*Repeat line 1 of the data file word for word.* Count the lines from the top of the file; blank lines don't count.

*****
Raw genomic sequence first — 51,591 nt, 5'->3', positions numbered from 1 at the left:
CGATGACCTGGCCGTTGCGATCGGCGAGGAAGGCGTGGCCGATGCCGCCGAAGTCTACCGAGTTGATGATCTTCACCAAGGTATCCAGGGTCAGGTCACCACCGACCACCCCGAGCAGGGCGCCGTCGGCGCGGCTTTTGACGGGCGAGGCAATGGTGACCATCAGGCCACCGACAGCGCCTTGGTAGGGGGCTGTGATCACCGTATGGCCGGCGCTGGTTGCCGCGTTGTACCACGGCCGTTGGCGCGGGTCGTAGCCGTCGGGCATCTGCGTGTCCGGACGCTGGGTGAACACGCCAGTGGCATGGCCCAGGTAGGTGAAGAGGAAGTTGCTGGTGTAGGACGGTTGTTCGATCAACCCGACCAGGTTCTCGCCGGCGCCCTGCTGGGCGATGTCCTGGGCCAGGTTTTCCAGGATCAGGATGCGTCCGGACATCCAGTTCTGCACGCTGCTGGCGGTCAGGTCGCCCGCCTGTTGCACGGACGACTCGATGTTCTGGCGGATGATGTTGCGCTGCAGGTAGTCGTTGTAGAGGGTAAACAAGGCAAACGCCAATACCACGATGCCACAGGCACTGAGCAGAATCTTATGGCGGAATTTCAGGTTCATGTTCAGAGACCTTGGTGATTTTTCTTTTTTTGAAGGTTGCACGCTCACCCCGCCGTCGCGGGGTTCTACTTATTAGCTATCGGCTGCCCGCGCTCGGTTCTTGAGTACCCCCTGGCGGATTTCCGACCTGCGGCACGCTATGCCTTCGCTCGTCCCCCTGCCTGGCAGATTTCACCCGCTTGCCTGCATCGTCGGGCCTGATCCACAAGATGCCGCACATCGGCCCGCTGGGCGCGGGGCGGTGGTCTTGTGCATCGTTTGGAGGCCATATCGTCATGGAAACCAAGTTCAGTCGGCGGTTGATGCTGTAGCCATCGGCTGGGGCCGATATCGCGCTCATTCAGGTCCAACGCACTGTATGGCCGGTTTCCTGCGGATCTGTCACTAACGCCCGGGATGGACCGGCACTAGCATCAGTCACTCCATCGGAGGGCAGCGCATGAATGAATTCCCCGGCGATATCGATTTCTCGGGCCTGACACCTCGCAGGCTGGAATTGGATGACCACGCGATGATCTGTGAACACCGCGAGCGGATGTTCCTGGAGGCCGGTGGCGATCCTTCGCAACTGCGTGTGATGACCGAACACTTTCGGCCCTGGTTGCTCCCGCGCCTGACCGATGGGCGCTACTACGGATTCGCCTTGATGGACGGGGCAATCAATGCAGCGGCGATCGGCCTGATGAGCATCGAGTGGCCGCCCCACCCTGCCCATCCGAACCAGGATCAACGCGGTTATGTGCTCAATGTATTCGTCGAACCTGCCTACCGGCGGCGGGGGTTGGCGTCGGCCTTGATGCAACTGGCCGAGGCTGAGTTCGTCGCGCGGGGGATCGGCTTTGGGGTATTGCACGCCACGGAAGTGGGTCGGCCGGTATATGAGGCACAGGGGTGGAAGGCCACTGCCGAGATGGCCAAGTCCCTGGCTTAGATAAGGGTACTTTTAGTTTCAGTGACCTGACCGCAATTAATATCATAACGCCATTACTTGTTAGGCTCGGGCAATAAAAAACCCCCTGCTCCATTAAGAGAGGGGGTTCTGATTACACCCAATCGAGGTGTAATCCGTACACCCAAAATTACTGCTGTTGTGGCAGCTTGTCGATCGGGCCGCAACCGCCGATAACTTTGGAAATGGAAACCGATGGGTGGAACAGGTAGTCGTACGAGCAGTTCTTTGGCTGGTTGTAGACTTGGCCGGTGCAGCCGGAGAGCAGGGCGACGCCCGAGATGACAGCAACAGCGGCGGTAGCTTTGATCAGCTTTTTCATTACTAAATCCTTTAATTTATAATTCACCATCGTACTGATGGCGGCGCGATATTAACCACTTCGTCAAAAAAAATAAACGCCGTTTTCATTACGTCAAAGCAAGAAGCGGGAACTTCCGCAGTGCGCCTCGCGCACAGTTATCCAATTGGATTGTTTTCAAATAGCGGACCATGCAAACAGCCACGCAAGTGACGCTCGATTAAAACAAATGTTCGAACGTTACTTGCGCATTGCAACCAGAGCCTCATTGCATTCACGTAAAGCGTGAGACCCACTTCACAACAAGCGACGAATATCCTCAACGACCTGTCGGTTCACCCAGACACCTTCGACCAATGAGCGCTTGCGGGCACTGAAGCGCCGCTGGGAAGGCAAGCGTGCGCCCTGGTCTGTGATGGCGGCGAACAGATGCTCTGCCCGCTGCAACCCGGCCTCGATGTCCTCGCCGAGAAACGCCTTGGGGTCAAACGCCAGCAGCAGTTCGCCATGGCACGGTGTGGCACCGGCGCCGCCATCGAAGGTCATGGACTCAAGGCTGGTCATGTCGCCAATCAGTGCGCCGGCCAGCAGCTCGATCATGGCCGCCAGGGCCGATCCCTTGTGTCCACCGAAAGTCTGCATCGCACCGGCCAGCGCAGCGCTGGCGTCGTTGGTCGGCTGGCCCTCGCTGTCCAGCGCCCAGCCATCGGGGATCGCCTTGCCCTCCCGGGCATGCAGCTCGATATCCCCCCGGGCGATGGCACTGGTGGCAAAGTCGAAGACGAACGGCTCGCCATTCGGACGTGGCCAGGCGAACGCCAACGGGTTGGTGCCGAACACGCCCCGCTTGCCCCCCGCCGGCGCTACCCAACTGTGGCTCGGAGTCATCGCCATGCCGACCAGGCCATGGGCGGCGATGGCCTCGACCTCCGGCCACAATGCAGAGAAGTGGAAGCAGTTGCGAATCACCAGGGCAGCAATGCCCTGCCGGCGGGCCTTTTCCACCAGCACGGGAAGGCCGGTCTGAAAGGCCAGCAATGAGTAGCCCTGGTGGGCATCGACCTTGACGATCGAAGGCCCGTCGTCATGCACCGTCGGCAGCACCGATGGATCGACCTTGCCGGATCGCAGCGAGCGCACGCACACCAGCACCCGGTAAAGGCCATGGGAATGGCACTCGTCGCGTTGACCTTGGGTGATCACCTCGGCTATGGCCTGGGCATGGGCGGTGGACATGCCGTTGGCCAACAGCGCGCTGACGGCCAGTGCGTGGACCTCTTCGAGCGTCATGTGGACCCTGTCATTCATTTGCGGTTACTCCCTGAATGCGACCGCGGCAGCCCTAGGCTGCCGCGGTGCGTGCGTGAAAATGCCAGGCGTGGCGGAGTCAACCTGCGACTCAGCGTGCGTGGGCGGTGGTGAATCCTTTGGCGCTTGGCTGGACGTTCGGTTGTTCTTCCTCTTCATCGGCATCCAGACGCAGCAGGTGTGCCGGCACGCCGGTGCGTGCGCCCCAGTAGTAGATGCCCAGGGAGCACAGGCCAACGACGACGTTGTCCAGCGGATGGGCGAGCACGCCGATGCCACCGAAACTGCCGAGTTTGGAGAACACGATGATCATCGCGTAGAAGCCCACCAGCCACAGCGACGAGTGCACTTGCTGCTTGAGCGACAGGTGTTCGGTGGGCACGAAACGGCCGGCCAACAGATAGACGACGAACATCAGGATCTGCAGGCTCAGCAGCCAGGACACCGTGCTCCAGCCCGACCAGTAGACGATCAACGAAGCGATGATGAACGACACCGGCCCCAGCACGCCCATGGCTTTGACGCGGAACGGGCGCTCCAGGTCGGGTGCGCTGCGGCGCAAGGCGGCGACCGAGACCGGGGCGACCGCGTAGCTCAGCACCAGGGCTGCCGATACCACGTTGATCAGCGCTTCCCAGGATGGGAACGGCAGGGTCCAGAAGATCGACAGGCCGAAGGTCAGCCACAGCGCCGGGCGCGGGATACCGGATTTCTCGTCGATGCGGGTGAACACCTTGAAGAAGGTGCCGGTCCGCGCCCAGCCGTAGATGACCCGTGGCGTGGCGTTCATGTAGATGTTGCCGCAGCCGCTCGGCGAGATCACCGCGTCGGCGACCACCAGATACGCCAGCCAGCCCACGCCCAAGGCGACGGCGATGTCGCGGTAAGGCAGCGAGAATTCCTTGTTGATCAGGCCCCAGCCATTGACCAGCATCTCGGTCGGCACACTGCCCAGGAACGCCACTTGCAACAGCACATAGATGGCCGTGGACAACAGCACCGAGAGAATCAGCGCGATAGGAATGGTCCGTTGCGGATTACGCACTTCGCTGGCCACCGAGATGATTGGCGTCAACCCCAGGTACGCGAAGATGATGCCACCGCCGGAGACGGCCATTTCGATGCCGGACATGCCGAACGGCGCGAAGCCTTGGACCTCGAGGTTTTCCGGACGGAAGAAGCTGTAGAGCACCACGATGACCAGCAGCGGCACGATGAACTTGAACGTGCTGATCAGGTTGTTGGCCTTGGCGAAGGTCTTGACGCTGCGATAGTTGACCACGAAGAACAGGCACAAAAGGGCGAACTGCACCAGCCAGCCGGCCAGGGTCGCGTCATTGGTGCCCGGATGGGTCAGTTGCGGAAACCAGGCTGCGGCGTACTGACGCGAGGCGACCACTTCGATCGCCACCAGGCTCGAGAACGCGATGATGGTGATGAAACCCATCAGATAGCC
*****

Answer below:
Raw genomic sequence first — 51,591 nt, 5'->3', positions numbered from 1 at the left: